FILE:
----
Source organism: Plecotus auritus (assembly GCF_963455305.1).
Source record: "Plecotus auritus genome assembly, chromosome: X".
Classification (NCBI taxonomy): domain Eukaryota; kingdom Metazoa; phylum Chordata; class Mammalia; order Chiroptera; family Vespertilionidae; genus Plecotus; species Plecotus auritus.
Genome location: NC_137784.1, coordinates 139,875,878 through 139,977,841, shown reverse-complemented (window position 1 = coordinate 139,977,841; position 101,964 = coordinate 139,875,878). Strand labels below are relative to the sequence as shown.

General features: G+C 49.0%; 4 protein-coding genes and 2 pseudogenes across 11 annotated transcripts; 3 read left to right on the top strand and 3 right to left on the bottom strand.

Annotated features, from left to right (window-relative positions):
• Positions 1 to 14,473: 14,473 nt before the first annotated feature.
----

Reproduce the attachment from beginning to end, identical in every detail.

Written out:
Source organism: Plecotus auritus (assembly GCF_963455305.1).
Source record: "Plecotus auritus genome assembly, chromosome: X".
Classification (NCBI taxonomy): domain Eukaryota; kingdom Metazoa; phylum Chordata; class Mammalia; order Chiroptera; family Vespertilionidae; genus Plecotus; species Plecotus auritus.
Genome location: NC_137784.1, coordinates 139,875,878 through 139,977,841, shown reverse-complemented (window position 1 = coordinate 139,977,841; position 101,964 = coordinate 139,875,878). Strand labels below are relative to the sequence as shown.

General features: G+C 49.0%; 4 protein-coding genes and 2 pseudogenes across 11 annotated transcripts; 3 read left to right on the top strand and 3 right to left on the bottom strand.

Annotated features, from left to right (window-relative positions):
• Positions 1 to 14,473: 14,473 nt before the first annotated feature.